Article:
Philippe Chavrier

Institut Curie
26, rue d’Ulm
75248 Paris Cedex 05

Research Interests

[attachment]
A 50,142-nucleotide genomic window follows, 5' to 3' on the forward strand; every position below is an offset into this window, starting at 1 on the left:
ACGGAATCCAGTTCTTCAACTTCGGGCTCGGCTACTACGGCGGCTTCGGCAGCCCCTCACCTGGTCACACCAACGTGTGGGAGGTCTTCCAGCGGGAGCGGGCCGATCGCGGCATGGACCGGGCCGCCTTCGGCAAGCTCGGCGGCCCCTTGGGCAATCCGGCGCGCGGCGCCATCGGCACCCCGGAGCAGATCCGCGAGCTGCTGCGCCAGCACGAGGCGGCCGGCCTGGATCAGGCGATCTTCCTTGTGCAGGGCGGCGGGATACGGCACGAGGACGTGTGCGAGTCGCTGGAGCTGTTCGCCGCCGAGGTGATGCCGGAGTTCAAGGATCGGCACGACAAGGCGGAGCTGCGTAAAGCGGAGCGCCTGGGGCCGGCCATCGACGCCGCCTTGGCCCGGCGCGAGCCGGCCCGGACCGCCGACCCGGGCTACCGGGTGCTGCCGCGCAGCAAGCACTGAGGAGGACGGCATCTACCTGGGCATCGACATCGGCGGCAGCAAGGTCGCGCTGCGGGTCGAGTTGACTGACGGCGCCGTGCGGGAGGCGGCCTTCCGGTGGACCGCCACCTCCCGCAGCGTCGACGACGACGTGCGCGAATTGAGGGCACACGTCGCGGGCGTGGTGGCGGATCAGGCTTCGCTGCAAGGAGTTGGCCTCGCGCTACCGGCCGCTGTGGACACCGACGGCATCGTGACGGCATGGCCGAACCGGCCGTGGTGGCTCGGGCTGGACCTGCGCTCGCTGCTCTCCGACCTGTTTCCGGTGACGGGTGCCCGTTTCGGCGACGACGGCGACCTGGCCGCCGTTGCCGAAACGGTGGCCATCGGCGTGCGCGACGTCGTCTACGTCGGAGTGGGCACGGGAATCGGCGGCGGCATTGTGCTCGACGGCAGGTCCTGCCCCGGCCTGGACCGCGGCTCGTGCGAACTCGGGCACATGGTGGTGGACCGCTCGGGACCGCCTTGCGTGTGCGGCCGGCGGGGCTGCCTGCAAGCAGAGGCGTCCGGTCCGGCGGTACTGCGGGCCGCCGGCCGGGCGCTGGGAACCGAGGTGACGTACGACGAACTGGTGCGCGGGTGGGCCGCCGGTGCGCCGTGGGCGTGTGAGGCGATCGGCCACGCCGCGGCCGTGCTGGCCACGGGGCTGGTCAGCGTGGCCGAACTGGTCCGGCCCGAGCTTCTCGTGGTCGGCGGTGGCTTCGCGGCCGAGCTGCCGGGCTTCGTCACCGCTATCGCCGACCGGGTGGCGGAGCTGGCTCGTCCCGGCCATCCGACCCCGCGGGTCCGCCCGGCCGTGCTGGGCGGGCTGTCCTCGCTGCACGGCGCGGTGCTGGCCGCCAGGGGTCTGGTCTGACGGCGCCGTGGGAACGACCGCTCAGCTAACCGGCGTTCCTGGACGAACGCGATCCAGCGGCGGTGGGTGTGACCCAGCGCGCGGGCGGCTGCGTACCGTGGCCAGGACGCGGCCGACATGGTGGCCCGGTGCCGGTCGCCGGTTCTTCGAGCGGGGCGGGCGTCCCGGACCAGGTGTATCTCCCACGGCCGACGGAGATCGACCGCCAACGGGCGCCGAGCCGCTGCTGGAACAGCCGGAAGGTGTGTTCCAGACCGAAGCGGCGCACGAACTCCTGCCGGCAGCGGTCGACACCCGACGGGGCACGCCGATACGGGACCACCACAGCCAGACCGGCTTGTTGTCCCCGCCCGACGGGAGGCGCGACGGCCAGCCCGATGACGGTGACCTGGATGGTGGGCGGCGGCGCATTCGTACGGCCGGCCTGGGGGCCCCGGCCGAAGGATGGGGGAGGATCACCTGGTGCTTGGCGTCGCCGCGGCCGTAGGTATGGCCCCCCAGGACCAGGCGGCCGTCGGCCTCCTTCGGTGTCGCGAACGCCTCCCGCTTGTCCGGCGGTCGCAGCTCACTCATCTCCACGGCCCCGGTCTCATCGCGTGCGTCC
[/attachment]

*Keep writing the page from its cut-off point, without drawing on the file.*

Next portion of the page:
Common feature of invasive tumor cells is to migrate across tissue boundaries and to form invadopodia, which represent highly dynamic structures endowed with the capacity to degrade and remodel the matrix. Matrix degradation by invadopodia requires the activity of matrix proteases including matrix metalloproteinases (MMPs). Our main objectives are to unravel general cellular and molecular mechanisms leading to invadopodia formation and delivery of MMPs to these structures and to develop cell imaging strategies to follow invadopodia in action. On going projects concern the role of the vesicle tethering exocyst complex in the delivery of specific invadopodial components including MT1-MMP, a membrane-type MMP essential for invadopodial matrix proteolysis and invasion. Another aspect is the implication of the vesicle fusion machinery, i.e. the SNARE machinery, in the formation of active invadopodia. We are also investigating the role of actin cytoskeleton components, diaphanous related formins and IQGAP1, in the mechanism of invadopodia formation.